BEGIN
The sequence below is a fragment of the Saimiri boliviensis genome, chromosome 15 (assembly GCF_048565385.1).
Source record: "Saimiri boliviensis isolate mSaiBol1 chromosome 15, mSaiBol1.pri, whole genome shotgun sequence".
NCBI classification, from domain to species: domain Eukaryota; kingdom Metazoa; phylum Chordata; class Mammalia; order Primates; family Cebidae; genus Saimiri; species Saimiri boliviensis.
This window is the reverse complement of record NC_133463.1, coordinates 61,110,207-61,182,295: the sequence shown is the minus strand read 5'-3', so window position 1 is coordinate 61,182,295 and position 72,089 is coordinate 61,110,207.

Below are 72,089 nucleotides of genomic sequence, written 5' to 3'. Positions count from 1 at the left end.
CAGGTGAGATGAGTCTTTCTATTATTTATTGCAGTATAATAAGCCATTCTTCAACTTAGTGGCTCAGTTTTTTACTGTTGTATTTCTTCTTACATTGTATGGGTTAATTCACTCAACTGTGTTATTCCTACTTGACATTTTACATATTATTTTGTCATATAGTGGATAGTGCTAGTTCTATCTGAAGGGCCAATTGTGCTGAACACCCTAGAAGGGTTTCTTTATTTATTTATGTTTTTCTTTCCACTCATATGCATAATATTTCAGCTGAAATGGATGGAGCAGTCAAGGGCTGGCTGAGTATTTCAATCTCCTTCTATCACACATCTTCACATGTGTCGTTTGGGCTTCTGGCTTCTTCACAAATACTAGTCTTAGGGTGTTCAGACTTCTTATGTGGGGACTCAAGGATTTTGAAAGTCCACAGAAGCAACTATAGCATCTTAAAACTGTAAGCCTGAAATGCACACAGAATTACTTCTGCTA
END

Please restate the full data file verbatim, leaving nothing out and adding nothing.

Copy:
The sequence below is a fragment of the Saimiri boliviensis genome, chromosome 15 (assembly GCF_048565385.1).
Source record: "Saimiri boliviensis isolate mSaiBol1 chromosome 15, mSaiBol1.pri, whole genome shotgun sequence".
NCBI classification, from domain to species: domain Eukaryota; kingdom Metazoa; phylum Chordata; class Mammalia; order Primates; family Cebidae; genus Saimiri; species Saimiri boliviensis.
This window is the reverse complement of record NC_133463.1, coordinates 61,110,207-61,182,295: the sequence shown is the minus strand read 5'-3', so window position 1 is coordinate 61,182,295 and position 72,089 is coordinate 61,110,207.

Below are 72,089 nucleotides of genomic sequence, written 5' to 3'. Positions count from 1 at the left end.
CAGGTGAGATGAGTCTTTCTATTATTTATTGCAGTATAATAAGCCATTCTTCAACTTAGTGGCTCAGTTTTTTACTGTTGTATTTCTTCTTACATTGTATGGGTTAATTCACTCAACTGTGTTATTCCTACTTGACATTTTACATATTATTTTGTCATATAGTGGATAGTGCTAGTTCTATCTGAAGGGCCAATTGTGCTGAACACCCTAGAAGGGTTTCTTTATTTATTTATGTTTTTCTTTCCACTCATATGCATAATATTTCAGCTGAAATGGATGGAGCAGTCAAGGGCTGGCTGAGTATTTCAATCTCCTTCTATCACACATCTTCACATGTGTCGTTTGGGCTTCTGGCTTCTTCACAAATACTAGTCTTAGGGTGTTCAGACTTCTTATGTGGGGACTCAAGGATTTTGAAAGTCCACAGAAGCAACTATAGCATCTTAAAACTGTAAGCCTGAAATGCACACAGAATTACTTCTGCTA